Once you’ve done the deprotection, you need to wash several times with DMF. Any piperazine left in the vessel will destroy the coupling attempt.

This process has taken us from FMOC-K-resin to NH2-K-resin.

Step Two – Coupling

Amino Acid Wiki

Now it’s time to go from NH2-K-resin to FMOC-CK-resin. To do this, the COOH side of C has to be coupled to the newly deprotected NH2 side of K. The COOH has to be activated before this can happen. There are several ways to do this, and every chemist has their favorite. For simplicity, I’d stick to the onium salt method. You’ll need two things — the hydrated form of HOBt and DIEA.

Solute these in DMF, as well as your amino acid, and add the proper amounts to the vessel. Again, you’ll need to do the math to know how much of each to add. Note that the ratios need to be accurate for the amount of resin, and use 3 to 5 fold excess to ensure a complete coupling.

The coupling will take a few hours. If you can use an inert gas to agitate, it will help.

Step Three – Repeat and Cleave

That’s about it really. Once you have your FMOC-CK-resin, the next step is to remove the FMOC from C and couple in Alanine (A). The process repeats over and over until your sequence is completed. Once done, you will need to remove the peptide from the resin with a process called cleavage.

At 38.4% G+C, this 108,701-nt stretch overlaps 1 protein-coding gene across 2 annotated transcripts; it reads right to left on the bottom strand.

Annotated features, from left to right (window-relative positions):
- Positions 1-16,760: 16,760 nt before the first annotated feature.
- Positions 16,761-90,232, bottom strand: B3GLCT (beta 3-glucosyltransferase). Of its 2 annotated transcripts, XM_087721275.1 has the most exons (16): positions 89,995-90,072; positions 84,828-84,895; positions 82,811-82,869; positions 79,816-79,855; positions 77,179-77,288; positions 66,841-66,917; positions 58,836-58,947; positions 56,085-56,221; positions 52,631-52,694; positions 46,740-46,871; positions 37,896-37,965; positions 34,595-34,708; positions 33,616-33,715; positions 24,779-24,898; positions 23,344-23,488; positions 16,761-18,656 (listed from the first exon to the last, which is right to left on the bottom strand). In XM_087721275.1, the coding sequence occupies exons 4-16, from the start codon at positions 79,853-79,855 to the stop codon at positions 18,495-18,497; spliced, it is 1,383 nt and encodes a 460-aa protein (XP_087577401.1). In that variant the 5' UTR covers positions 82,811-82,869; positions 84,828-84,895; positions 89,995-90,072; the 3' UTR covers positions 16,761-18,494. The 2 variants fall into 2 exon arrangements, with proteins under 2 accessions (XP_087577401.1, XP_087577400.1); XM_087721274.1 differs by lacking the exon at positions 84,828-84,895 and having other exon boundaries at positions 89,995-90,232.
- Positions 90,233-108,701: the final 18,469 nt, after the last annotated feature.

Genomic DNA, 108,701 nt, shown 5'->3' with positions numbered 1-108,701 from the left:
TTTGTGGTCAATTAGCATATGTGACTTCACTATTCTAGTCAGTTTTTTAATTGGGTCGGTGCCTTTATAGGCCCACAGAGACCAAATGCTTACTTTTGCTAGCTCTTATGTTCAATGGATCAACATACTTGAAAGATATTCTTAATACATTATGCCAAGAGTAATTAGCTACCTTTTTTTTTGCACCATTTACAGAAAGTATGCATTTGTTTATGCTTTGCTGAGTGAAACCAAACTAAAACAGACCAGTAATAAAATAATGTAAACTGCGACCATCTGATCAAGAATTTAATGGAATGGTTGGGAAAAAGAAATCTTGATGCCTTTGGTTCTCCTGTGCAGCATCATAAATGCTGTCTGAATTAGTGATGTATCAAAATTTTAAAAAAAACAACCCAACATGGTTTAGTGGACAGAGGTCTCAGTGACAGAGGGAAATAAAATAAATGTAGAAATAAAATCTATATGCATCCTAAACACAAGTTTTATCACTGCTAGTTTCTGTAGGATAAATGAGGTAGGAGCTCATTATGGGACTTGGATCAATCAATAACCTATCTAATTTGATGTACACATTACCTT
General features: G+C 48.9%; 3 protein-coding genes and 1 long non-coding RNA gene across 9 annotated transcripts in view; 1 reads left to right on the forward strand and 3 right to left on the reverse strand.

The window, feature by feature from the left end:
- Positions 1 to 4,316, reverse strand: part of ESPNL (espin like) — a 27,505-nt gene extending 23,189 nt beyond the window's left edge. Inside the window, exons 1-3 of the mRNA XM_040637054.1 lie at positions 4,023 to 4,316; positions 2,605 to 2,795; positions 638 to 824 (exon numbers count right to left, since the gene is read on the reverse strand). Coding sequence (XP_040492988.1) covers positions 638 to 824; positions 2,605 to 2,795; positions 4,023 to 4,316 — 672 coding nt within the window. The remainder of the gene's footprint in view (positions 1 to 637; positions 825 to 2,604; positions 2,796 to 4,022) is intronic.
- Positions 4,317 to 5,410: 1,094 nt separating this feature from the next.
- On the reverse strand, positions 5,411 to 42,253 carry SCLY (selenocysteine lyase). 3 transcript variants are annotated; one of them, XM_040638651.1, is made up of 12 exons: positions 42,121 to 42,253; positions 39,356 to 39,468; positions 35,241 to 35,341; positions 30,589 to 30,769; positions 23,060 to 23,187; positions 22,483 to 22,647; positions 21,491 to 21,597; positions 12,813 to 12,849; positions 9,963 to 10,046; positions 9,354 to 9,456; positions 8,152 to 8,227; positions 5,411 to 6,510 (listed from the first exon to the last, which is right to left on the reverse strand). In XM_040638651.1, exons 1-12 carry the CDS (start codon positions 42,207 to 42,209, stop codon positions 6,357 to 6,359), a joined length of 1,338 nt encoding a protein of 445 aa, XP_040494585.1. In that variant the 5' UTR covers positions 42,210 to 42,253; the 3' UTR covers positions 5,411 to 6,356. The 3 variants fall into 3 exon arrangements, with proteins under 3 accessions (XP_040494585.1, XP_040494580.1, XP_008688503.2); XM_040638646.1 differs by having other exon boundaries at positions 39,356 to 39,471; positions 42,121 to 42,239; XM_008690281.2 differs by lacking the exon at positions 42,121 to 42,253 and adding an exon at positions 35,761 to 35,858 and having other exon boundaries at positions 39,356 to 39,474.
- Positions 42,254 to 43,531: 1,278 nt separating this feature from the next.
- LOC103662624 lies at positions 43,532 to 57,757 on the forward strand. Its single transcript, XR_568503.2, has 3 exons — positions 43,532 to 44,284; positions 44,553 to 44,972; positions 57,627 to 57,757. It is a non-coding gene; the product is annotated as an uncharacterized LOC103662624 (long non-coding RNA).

The cleavage process uses a powerful acid called TFA to separate the peptide from the resin. It will also take off any R functional protecting groups. Warning – Do not handle TFA without proper protection. You’ll also need scavengers to catch any R protecting groups that come off during the cleavage process.

Crude Product

Once the peptide is cleaved from the resin, it will be in the cleavage solution. You can precipitate the peptide with very cold ether and a centrifuge. Afterwards, you’ll need access to some type of mass spectrometer to analyze your crude peptide and make sure they’re no mistakes. There likely will be, and then starts the trial and error process. Many universities will analyze it for you for a small fee.

Are you a Biohacker?

I know we have some chemists in the audience today. What do you think about a biohacker making a peptide in his or her garage? Is it possible? Realistic? Bad idea? The comments are yours, fire away.

27 thoughts on “How Peptides Are Made

  1. Off Topic: I may have missed it in the past but is there an article on HaD’s resident artist (whoever did the robot at the chalkboard drawing)? Or is there more than one artist? I’d be interested in knowing their digital process and what they and the editors do for each art assignment.

  2. “I know we have some chemists in the audience today. What do you think about a biohacker making a peptide in his or her garage? Is it possible? Realistic? Bad idea? The comments are yours, fire away.”

    Is it really hacking, or just plain chemistry?

    1. What are the requirements to be a hack?